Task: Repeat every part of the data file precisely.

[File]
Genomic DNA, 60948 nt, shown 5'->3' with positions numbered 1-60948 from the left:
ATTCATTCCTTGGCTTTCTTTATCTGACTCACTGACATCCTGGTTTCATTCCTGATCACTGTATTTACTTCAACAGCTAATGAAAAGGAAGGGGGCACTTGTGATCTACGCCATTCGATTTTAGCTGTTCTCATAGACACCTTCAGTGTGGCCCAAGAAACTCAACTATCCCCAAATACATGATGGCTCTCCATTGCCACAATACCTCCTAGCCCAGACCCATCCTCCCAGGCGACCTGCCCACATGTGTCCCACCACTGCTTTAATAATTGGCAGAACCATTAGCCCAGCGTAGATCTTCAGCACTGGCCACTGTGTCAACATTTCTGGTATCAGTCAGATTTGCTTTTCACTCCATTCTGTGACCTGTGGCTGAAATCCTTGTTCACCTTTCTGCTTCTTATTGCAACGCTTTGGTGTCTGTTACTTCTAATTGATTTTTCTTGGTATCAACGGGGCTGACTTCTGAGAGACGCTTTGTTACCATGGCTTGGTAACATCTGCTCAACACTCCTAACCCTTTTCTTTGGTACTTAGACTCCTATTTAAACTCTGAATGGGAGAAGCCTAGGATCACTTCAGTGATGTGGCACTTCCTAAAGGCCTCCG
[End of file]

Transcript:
Genomic DNA, 60948 nt, shown 5'->3' with positions numbered 1-60948 from the left:
ATTCATTCCTTGGCTTTCTTTATCTGACTCACTGACATCCTGGTTTCATTCCTGATCACTGTATTTACTTCAACAGCTAATGAAAAGGAAGGGGGCACTTGTGATCTACGCCATTCGATTTTAGCTGTTCTCATAGACACCTTCAGTGTGGCCCAAGAAACTCAACTATCCCCAAATACATGATGGCTCTCCATTGCCACAATACCTCCTAGCCCAGACCCATCCTCCCAGGCGACCTGCCCACATGTGTCCCACCACTGCTTTAATAATTGGCAGAACCATTAGCCCAGCGTAGATCTTCAGCACTGGCCACTGTGTCAACATTTCTGGTATCAGTCAGATTTGCTTTTCACTCCATTCTGTGACCTGTGGCTGAAATCCTTGTTCACCTTTCTGCTTCTTATTGCAACGCTTTGGTGTCTGTTACTTCTAATTGATTTTTCTTGGTATCAACGGGGCTGACTTCTGAGAGACGCTTTGTTACCATGGCTTGGTAACATCTGCTCAACACTCCTAACCCTTTTCTTTGGTACTTAGACTCCTATTTAAACTCTGAATGGGAGAAGCCTAGGATCACTTCAGTGATGTGGCACTTCCTAAAGGCCTCCG